On appeal from Superior Court of New Jersey, Law Division, Cape May County, Indictment Nos. 0473-72; 0474-72; and 0475-72.
NOT FOR PUBLICATION WITHOUT THE APPROVAL OF THE APPELLATE DIVISION
Submitted January 7, 2009
Before Judges Axelrad, Lihotz and Messano.
Defendant John Brown appeals from an order denying his application for post-conviction DNA testing, his third post-conviction relief (PCR) petition. Defendant presents the following issue for our consideration:
THE TRIAL COURT'S MISUNDERSTANDING OF STATE V. PETERSON, CAUSED IT TO APPLY THE WRONG STANDARDS TO THIS PETITION, THEREBY DENYING IT IN VIOLATION OF PETITIONER'S RIGHT TO DUE PROCESS AND A FAIR TRIAL.
In light of our review of the record, the arguments of the parties presented in their briefs and the applicable legal standards, we affirm.
Following a jury trial, defendant was found guilty of two counts of felony murder, N.J.S.A. 2A:113-1, and N.J.S.A. 2A:113-2, and one count of armed robbery, N.J.S.A. 2A:141-1, and N.J.S.A. 2A:151-5, in connection with the robbery of a gas station and the murder of the station attendant, Kenneth McGuire, as well as the murder of the Chief of Police, Phillip DeSantis, who pursued defendant after he fled from the gas station. The armed robbery count merged into the felony murder count and defendant was sentenced to two consecutive life sentences on the two murder convictions. On direct appeal, we affirmed defendant's conviction and sentence. State v. Brown, No. A-2920-73 (App. Div. February 24, 1976). Defendant's petition for certification was denied. State v. Brown, 71 N.J. 333 (1976).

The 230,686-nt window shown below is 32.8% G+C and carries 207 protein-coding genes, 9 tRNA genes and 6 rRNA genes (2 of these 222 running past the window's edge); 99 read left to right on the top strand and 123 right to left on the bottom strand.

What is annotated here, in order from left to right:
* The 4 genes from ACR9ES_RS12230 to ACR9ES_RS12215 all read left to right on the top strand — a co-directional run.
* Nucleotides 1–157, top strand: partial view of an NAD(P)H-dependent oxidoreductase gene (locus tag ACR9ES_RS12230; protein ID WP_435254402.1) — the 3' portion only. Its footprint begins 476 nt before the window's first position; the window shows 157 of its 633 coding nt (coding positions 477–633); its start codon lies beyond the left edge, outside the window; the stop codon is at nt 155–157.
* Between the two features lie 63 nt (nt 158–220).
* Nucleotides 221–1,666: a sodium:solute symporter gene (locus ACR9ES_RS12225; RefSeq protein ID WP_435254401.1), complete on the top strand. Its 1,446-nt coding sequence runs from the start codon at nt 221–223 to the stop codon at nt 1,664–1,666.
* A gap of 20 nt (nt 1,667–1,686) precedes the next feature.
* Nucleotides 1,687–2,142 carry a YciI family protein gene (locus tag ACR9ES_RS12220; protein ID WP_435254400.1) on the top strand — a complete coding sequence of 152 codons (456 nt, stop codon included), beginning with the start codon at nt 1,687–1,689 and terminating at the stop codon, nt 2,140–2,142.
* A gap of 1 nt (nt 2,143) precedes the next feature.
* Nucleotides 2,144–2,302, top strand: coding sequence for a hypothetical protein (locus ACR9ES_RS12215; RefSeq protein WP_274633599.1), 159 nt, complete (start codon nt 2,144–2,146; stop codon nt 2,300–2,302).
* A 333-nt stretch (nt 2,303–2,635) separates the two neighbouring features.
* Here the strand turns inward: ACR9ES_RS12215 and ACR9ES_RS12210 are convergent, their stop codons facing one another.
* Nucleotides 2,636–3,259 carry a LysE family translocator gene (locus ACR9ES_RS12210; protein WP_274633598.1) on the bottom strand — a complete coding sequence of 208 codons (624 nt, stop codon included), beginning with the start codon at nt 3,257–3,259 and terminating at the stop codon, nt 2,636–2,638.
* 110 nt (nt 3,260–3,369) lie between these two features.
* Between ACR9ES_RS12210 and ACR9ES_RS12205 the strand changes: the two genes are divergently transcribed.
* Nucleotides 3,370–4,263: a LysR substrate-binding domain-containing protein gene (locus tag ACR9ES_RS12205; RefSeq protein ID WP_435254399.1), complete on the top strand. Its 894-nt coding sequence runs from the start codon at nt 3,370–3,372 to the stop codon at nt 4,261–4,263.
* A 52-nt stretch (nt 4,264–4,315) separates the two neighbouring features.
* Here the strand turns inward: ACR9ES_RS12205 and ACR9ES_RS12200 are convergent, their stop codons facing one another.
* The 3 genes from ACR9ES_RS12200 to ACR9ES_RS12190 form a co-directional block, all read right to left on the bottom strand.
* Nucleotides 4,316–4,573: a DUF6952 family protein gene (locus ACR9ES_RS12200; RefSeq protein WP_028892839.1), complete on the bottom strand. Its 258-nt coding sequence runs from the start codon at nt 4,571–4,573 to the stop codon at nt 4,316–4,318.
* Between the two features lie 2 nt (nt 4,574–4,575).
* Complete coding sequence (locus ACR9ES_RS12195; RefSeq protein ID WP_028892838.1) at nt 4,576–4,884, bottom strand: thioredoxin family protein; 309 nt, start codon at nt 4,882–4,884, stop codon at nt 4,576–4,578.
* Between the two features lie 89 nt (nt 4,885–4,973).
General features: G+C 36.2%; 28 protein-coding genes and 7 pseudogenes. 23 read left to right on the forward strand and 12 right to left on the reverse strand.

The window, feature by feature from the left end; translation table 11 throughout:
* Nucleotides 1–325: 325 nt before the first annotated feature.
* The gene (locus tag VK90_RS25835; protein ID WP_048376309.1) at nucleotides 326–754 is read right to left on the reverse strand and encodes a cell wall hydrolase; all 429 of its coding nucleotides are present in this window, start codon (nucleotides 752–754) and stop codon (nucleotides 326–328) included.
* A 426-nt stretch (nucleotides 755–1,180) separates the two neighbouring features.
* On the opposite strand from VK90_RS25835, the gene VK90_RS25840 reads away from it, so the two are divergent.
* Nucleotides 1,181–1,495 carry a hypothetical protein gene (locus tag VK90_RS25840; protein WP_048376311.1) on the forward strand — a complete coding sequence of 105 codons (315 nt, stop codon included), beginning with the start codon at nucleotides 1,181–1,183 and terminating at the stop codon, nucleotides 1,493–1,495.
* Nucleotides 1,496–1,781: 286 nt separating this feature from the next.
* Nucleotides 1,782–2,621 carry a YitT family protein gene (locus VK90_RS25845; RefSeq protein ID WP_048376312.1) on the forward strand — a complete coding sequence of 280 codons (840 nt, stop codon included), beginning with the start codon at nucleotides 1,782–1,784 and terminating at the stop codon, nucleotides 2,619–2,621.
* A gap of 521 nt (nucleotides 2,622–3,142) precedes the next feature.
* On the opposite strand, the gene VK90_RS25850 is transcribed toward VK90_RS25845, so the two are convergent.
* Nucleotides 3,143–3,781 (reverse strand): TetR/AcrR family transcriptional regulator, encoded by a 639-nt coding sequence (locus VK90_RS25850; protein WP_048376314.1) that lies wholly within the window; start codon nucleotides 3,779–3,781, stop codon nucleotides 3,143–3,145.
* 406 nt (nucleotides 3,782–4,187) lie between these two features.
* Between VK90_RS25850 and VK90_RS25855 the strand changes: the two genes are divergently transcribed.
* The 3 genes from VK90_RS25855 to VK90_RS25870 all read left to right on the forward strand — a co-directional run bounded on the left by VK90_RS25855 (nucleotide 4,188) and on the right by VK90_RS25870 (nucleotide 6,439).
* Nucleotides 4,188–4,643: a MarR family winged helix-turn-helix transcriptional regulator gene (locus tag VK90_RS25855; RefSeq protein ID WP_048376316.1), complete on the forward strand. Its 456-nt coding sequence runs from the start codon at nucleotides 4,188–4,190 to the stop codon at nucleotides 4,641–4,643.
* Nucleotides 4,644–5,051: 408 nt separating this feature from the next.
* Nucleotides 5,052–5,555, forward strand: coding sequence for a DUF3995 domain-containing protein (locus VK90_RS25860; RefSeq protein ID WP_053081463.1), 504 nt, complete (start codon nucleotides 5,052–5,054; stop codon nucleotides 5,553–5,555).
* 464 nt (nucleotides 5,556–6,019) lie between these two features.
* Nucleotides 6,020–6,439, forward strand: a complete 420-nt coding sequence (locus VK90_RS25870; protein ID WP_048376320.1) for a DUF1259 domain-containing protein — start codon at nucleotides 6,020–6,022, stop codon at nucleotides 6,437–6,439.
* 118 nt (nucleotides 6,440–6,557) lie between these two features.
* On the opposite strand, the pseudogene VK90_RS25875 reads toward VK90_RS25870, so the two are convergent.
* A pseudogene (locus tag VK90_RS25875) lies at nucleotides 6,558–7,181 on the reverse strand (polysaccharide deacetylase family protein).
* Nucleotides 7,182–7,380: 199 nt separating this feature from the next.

In his pro se petition "for post-conviction DNA testing," defendant argued he was entitled to have a DNA testing procedure conducted on the blood spots found in his car driven on the day of the murders, pursuant to Rule 3:20-2. Specifically, defendant suggests the State relied upon the blood evidence at trial to secure his conviction. At that time, the blood spots were typed only due to the lack of available sophisticated DNA testing. In his PCR petition, defendant argued current DNA testing would conclusively prove the source of the blood, and, if it belonged to another, that fact would support his innocence.
On July 14, 2005, a hearing was held on defendant's PCR petition. The PCR judge recited the reasons for denying defendant's PCR petition as follows:
[T]he Appellate Division in their opinion [affirming defendant's conviction] . . . said the following[:]
"After a careful review of this matter we conclude this appeal is clearly without merit. The evidence against the defendant was nothing less than overwhelming so that even if there had been an error at trial . . . [it] would have been harmless beyond any doubt."
And it is apparent . . . that the multiple identifications of the defendant, circumstantial evidence, I guess, of the commission of the crimes, but the multiple identifications of the defendant established the overwhelming evidence in addition to the dying statement made by one of the victims.
Because the evidence was so overwhelming, because identification was simply not a close call or a significant issue as required by the statute, first I deny the defendant's application for the taking of DNA evidence. I think it's prudent for the State to follow through on its inquiry to determine whether or not material is even available at this late juncture that could be analyzed, but the motion is denied. The statutory requirement, the initial and most significant one has not been met, that being that ...